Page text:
Her Own Beat

A veteran journalist recounts some prized scoops

Amrita Rangasamy travelled widely to cover grassroots issues. SUKRUTI ANAH STANELEY FOR THE CARAVAN
01 December, 2013

AMRITA RANGASAMY CAN USUALLY BE FOUND in the library of the India International Centre (IIC), on Lodi Road in Delhi, poring over reports as part of her research into famine and governance. In the evenings, she shifts to the institution’s lounge, where she reads periodicals, or catches up with friends who drop by to meet her. Small, silver-haired and bespectacled, there is a scholarly air about her. But engage her in conversation about her career, which began in the 1960s, and she is seized with a childish glee, as she rattles off tales from decades of reporting, during which she marked herself out as one of the country’s foremost journalists on development and governance.

Rangasamy is one of the breed that the journalist Shahnaz Anklesaria Aiyar described in her essay in Making News, Breaking News, Her Own Way, a collection of essays by winners of the Chameli Devi Jain awards for journalism. “After the initial reports of riots, droughts, and floods had made the headlines,” Aiyar wrote, “it was often women journalists who went back to the scenes of carnage or devastation and gave its victims a voice.”

When I met Rangasamy in the IIC in November, she recounted one of her early stories, from 1966. At the time, there was a statute in force in Madras requiring rice to be rationed due to a food shortage in the region. Waking up at around 3.30 am on the morning of the assignment, she wore a silk saree and diamond earrings, and told her mother that she was going to cover an event attended by the “chief minister”. “Why alarm people?” she said of her lie. “It was best to tell her something that will keep her calm.”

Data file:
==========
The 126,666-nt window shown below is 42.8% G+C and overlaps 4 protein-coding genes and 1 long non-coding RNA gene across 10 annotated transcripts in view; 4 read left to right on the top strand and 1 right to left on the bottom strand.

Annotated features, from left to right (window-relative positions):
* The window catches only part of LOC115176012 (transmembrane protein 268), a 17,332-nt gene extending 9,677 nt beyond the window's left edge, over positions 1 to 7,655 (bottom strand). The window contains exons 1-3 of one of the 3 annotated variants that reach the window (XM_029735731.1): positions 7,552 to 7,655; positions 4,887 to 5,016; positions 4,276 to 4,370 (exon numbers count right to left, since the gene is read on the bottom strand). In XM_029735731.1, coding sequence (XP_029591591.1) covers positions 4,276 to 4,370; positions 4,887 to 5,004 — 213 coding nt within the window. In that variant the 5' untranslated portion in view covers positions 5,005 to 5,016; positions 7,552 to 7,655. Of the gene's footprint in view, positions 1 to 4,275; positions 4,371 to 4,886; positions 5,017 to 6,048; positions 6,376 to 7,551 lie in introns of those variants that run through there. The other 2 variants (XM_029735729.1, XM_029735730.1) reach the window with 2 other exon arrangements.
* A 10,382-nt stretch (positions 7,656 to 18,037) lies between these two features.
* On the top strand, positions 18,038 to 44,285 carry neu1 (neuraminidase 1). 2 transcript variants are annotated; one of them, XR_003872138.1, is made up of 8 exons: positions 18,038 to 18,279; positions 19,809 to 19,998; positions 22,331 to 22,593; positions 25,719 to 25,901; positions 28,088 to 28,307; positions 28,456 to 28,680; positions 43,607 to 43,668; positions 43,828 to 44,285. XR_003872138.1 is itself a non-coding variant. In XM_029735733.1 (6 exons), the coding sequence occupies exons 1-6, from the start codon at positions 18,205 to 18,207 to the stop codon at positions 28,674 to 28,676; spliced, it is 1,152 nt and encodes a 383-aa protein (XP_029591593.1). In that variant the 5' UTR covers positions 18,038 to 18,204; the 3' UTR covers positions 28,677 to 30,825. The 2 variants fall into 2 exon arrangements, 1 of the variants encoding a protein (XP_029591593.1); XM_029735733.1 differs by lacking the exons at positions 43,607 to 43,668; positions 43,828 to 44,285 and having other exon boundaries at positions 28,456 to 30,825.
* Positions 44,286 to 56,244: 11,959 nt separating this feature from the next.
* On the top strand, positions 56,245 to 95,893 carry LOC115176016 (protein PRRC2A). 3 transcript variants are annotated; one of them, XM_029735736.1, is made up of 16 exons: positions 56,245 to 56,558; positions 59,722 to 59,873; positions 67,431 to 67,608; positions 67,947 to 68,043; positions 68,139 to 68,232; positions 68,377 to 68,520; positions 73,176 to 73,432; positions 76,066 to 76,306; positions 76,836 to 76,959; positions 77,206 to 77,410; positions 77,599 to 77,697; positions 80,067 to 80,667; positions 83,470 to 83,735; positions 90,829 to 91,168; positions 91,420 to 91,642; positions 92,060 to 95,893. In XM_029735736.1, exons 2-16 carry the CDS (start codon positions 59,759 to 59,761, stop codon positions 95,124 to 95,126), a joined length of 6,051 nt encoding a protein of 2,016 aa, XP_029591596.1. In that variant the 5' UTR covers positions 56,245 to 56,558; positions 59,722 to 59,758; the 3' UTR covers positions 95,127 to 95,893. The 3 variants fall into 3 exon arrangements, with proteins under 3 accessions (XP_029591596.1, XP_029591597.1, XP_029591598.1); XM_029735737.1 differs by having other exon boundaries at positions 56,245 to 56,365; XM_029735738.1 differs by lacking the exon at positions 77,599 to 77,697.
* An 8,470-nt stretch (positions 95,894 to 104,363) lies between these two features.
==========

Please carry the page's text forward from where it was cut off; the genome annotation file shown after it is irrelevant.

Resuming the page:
Rangasamy and a photographer set out in a jeep for the Red Hills region about half an hour to the north of the city, where they had learnt rice was being sold illegally for distribution to the black market. They reached a shop where, she said, “rice was being weighed, and put into gunny bags. And then gunny bags were moved around in the trucks.” Rangasamy went to the men who were watching over the smuggling, and told them, “Veettilluh kalyanam. Engalukkuh arisi illuh. Randu mootai venum” (There’s a wedding at home. We don’t have any rice. Please give me two bags of rice). Her saree and rings, she said, ensured that they would buy her story and “walk into her trap”.

Once Rangasamy had confirmed that the shop was selling rice illegally, she pretended to leave. After driving a short distance away, she instructed the driver to turn the jeep around and rev the engine to illuminate the scene for the photographer—“trucks loaded with rice bags and a row   of cycles with rice bags strapped to the back”. The photographs were on the front page of the Indian Express the following day, and Rangasamy’s report, which appeared in her column on page three, was noticed by the district’s collector, who cracked down on the racket.

In another report for the Express,around the same time as the rice story, she dressed in the garb of a Girl Guide to gain access to the inmates of a remand home in Madras who, she had heard, were being abused by the superintendent. “The first thing is to have an identity that totally puts people off track,” she said. “We had to impersonate somebody else.” The fact that people were unaccustomed to female reporters worked in her favour.“I’d look upon it as an advantage that there were no female reporters, not as a handicap,” she said. “When I went chasing rice smugglers nobody thought I was a reporter.”

While these stories represented Rangasamy’s more dramatic exposés, much of her work entailed more conventional, if no less adventurous journalism, as she travelled across the country to cover elections, poverty, drought and floods in Assam, Mizoram, Nagaland, Maharashtra and Gujarat, and Naxalite conflicts in Srikakulam.

Today, Rangasamy rues the fact that the explosive growth of the country’s media industry over the decades has not been accompanied by a sustained culture of journalism about issues such as poverty and deprivation. Despite the low pay and the sometimes heart-rending stories she covered, she said, “I enjoyed every day of my work as a reporter. We had nasha (spirit) in our body. You know what I mean? We were out to get somebody.”